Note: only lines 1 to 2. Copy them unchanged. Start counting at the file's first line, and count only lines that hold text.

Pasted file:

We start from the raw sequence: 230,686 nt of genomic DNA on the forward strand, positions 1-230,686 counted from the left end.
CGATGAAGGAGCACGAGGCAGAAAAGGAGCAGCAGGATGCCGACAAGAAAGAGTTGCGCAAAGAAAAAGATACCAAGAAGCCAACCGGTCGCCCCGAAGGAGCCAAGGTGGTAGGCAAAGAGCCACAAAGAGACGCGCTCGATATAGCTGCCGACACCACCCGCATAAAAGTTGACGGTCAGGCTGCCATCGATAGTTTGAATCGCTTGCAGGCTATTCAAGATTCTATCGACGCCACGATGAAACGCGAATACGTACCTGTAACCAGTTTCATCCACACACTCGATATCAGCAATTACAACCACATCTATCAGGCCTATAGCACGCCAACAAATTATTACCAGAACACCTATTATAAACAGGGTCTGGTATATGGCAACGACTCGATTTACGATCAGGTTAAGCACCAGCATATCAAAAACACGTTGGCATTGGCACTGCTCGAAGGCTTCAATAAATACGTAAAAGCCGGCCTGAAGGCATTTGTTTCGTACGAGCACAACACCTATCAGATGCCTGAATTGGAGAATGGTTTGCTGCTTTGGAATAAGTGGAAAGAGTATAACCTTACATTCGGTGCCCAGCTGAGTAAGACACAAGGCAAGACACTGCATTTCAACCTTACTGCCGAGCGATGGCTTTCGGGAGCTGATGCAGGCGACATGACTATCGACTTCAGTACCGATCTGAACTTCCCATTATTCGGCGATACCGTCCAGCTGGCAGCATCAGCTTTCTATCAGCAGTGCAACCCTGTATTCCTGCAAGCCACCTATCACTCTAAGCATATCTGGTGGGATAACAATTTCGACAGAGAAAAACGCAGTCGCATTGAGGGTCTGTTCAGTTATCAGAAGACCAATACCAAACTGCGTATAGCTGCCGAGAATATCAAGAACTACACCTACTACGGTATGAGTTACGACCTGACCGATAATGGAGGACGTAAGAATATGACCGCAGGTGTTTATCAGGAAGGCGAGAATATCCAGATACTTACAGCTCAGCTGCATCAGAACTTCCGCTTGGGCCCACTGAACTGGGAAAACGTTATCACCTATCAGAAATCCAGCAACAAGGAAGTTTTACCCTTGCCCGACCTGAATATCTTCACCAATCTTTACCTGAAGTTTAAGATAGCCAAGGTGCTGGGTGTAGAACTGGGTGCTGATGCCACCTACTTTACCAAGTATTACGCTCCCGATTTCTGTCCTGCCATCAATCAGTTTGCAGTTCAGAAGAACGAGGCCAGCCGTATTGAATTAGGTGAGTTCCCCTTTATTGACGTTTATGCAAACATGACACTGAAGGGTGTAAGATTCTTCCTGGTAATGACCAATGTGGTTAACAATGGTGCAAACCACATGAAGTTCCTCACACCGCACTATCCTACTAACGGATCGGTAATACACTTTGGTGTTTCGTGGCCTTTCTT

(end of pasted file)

We start from the raw sequence: 230,686 nt of genomic DNA on the forward strand, positions 1-230,686 counted from the left end.
CGATGAAGGAGCACGAGGCAGAAAAGGAGCAGCAGGATGCCGACAAGAAAGAGTTGCGCAAAGAAAAAGATACCAAGAAGCCAACCGGTCGCCCCGAAGGAGCCAAGGTGGTAGGCAAAGAGCCACAAAGAGACGCGCTCGATATAGCTGCCGACACCACCCGCATAAAAGTTGACGGTCAGGCTGCCATCGATAGTTTGAATCGCTTGCAGGCTATTCAAGATTCTATCGACGCCACGATGAAACGCGAATACGTACCTGTAACCAGTTTCATCCACACACTCGATATCAGCAATTACAACCACATCTATCAGGCCTATAGCACGCCAACAAATTATTACCAGAACACCTATTATAAACAGGGTCTGGTATATGGCAACGACTCGATTTACGATCAGGTTAAGCACCAGCATATCAAAAACACGTTGGCATTGGCACTGCTCGAAGGCTTCAATAAATACGTAAAAGCCGGCCTGAAGGCATTTGTTTCGTACGAGCACAACACCTATCAGATGCCTGAATTGGAGAATGGTTTGCTGCTTTGGAATAAGTGGAAAGAGTATAACCTTACATTCGGTGCCCAGCTGAGTAAGACACAAGGCAAGACACTGCATTTCAACCTTACTGCCGAGCGATGGCTTTCGGGAGCTGATGCAGGCGACATGACTATCGACTTCAGTACCGATCTGAACTTCCCATTATTCGGCGATACCGTCCAGCTGGCAGCATCAGCTTTCTATCAGCAGTGCAACCCTGTATTCCTGCAAGCCACCTATCACTCTAAGCATATCTGGTGGGATAACAATTTCGACAGAGAAAAACGCAGTCGCATTGAGGGTCTGTTCAGTTATCAGAAGACCAATACCAAACTGCGTATAGCTGCCGAGAATATCAAGAACTACACCTACTACGGTATGAGTTACGACCTGACCGATAATGGAGGACGTAAGAATATGACCGCAGGTGTTTATCAGGAAGGCGAGAATATCCAGATACTTACAGCTCAGCTGCATCAGAACTTCCGCTTGGGCCCACTGAACTGGGAAAACGTTATCACCTATCAGAAATCCAGCAACAAGGAAGTTTTACCCTTGCCCGACCTGAATATCTTCACCAATCTTTACCTGAAGTTTAAGATAGCCAAGGTGCTGGGTGTAGAACTGGGTGCTGATGCCACCTACTTTACCAAGTATTACGCTCCCGATTTCTGTCCTGCCATCAATCAGTTTGCAGTTCAGAAGAACGAGGCCAGCCGTATTGAATTAGGTGAGTTCCCCTTTATTGACGTTTATGCAAACATGACACTGAAGGGTGTAAGATTCTTCCTGGTAATGACCAATGTGGTTAACAATGGTGCAAACCACATGAAGTTCCTCACACCGCACTATCCTACTAACGGATCGGTAATACACTTTGGTGTTTCGTGGCCTTTCTT